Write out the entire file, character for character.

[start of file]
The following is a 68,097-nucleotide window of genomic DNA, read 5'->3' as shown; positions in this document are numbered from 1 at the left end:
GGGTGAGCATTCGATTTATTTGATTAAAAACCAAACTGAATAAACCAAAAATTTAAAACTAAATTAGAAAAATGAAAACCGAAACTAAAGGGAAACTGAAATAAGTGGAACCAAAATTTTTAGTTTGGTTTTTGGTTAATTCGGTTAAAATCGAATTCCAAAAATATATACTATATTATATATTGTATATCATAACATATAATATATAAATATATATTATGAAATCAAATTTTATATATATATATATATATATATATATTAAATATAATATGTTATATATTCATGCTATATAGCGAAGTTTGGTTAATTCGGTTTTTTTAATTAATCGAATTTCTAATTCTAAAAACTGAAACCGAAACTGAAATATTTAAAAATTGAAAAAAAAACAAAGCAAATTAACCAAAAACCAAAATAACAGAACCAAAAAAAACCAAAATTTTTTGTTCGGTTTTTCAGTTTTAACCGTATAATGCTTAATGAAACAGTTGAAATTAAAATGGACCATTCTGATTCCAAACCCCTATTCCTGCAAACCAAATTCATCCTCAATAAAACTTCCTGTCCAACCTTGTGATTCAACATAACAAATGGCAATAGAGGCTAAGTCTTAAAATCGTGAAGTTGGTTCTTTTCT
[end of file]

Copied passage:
The following is a 68,097-nucleotide window of genomic DNA, read 5'->3' as shown; positions in this document are numbered from 1 at the left end:
GGGTGAGCATTCGATTTATTTGATTAAAAACCAAACTGAATAAACCAAAAATTTAAAACTAAATTAGAAAAATGAAAACCGAAACTAAAGGGAAACTGAAATAAGTGGAACCAAAATTTTTAGTTTGGTTTTTGGTTAATTCGGTTAAAATCGAATTCCAAAAATATATACTATATTATATATTGTATATCATAACATATAATATATAAATATATATTATGAAATCAAATTTTATATATATATATATATATATATATATTAAATATAATATGTTATATATTCATGCTATATAGCGAAGTTTGGTTAATTCGGTTTTTTTAATTAATCGAATTTCTAATTCTAAAAACTGAAACCGAAACTGAAATATTTAAAAATTGAAAAAAAAACAAAGCAAATTAACCAAAAACCAAAATAACAGAACCAAAAAAAACCAAAATTTTTTGTTCGGTTTTTCAGTTTTAACCGTATAATGCTTAATGAAACAGTTGAAATTAAAATGGACCATTCTGATTCCAAACCCCTATTCCTGCAAACCAAATTCATCCTCAATAAAACTTCCTGTCCAACCTTGTGATTCAACATAACAAATGGCAATAGAGGCTAAGTCTTAAAATCGTGAAGTTGGTTCTTTTCT